Continuity and Change

Though a lot of people – including many Catholics – seem to want to believe otherwise, there is thus far not much new in the substance of the Obama administration’s foreign policy. Commentators right and left have noted considerable continuity between the decisions by the previous administration and by the new one. Withdrawal from Iraq is proceeding largely as negotiated with the Iraqis in the Status of Forces Agreement agreed under President Bush. The “new” Afghanistan strategy follows the old strategy reviews of the second half of 2008. The tactic of making nice with European leaders and avoiding asking for anything difficult, whether on Afghanistan or the financial crisis, is straight out of Bush’s second-term playbook.

In our relationship with China, Obama’s focus is financial, no surprise for the American investment bankers who forged a consensus about Chinese economic potential over the last twenty years. The “reset button” with Russia consists mainly in proposing a replacement treaty for the START strategic arms control agreement, which expires this year. The Bush administration sent Moscow a similar draft treaty last year (there was no response). This case actually demonstrates continuity not just with Bush but with Nixon, Ford, Carter, and Reagan despite the fact that our problems with Russia and the real dangers we face abroad are very different today from what they were in the Cold War.

In its overtures to Iran, the newer and more immediate threat on the global scene, the administration has maintained the same posture as its predecessor: progress is possible if and when Iran forfeits its nuclear weapons ambitions, as reiterated by Secretary of State Hillary Clinton last week. Like the new administration, President Bush authorized quiet talks with Tehran while holding to the same condition. Nothing very new with North Korea, either, which has torn up agreements with the last two administrations.

Of course, there are some real differences. Obama swiftly reversed the “Mexico City” policy, thereby allowing U. S. support for abortion overseas; that decision will likely produce more deaths worldwide. Some restrictions on American involvement with Cuba have been lifted, though the economic embargo, much criticized by the Vatican, remains in place. Future terrorist suspects will not be subjected to what The New York Times described as the “brutal” experience of being deprived of sleep and kept in a small, dark space with insects about. Yet those who see “stability” as the holy grail of American foreign policy are on the whole satisfied with the administration’s acceptance of the policies it was handed.

Rhetorically, though, what a difference three months makes! If the substance is the same, the words represent an utter and important break with the past. Over time, as we move beyond the first 100 days of the administration, those rhetorical flourishes will translate into significant differences.

President Obama, in all of his international travel, has spent time apologizing for America. His consistent theme is that we had no right to do what we did, especially in the previous eight years but in the longer term as well. In some instances, he is right. But there is little mention of America’s responsibility to lead where others could not or would not. And scant notice of the single-minded determination of totalitarians, right and left, Islamist and secular, to dominate in their own spheres and beyond.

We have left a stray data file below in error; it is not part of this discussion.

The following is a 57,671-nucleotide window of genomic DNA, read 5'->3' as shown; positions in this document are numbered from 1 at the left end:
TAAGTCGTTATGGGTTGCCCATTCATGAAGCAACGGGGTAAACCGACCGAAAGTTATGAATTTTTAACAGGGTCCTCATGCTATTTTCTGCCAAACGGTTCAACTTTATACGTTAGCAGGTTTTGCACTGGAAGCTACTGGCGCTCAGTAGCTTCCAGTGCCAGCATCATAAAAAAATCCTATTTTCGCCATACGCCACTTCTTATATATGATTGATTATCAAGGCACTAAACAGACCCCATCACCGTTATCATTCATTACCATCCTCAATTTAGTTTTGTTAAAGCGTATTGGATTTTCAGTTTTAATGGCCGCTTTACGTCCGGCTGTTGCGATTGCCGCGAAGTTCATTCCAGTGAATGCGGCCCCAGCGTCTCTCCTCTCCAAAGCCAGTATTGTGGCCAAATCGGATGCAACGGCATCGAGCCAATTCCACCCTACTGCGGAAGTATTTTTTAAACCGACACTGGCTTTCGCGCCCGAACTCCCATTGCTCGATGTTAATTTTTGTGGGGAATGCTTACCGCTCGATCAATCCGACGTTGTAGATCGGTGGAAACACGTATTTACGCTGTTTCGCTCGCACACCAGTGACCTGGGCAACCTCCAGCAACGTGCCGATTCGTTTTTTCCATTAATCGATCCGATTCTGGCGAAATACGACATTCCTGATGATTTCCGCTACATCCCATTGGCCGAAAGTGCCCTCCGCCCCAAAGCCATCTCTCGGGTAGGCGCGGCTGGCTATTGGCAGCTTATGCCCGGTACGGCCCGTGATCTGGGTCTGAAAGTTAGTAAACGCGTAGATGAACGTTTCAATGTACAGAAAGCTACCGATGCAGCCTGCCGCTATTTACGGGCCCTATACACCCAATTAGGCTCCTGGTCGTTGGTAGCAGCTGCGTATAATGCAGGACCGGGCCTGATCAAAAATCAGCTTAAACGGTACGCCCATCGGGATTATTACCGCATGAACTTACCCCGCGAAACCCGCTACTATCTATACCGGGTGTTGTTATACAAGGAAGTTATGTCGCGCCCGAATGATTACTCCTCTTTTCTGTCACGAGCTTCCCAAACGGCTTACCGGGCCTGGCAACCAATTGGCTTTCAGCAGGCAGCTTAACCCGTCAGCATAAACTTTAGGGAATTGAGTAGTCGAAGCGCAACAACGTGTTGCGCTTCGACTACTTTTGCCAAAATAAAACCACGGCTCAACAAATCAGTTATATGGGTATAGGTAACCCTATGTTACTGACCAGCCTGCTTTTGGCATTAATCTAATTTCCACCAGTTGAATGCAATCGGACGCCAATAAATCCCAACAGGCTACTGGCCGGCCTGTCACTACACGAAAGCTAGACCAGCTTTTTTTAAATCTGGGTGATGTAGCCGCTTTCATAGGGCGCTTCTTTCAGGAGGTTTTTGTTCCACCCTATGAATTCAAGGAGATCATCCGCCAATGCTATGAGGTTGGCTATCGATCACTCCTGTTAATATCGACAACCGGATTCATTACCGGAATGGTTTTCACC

In the president’s remarks, there are allusions to American criminality but little discussion of America’s positive exceptionalism, nor claims for a universal morality – freedom of conscience and all the political arrangements that it necessarily entails, a necessity the Catholic Church came to embrace in the last century. There is a distinct lack of emphasis on American efforts to render ourselves less exceptional by extending the reach of those universal truths where possible, but more emphasis on the underlying assumption that it is rather America that must be changed.

The administration’s foreign policy parallels its domestic policy, and Obama’s roots: break existing power structures and level outcomes. This may sound attractive to some Catholic ears, for whom equality of outcome seems to accord with Church social teaching. But the outcome of the administration’s rhetoric-turned-policy will not be equality based on Catholic truth. It will be premised instead on the absence of any such universal truth. This is the source of the administration’s dalliance with the culture of death. In time, this will be the core contribution of the Obama team to American foreign – and domestic – policy.

Foreign leaders from Beijing to Moscow to Caracas cheer this. Gone are not just the Texas accent but the natural law references of George W. Bush (who might not have known, but would have felt deeply, the intellectual heritage of phrases like “freedom written on the human heart”). President Nicolas Sarkozy of France referred in frank comments last week to Obama’s inexperience but also to his “subtle mind.” Translation: “he’s like us.”

And waiting in the wings is a transnational view of legitimate law and sovereignty as advocated by Harold Koh, nominee for State Department legal advisor, whereby international institutions and law trump national legislatures. It sounds like the dawn of cooperation and fairness among nations. But we should enjoy the continuity in our foreign policy while it lasts. The next turns could be very ugly.

Joseph Wood is an itinerant philosopher and easily accessible hermit affiliated with Cana Academy, Walsh University, The Catholic University of America, and the University of Notre Dame Australia, none of which bears any responsibility for his errors or missteps.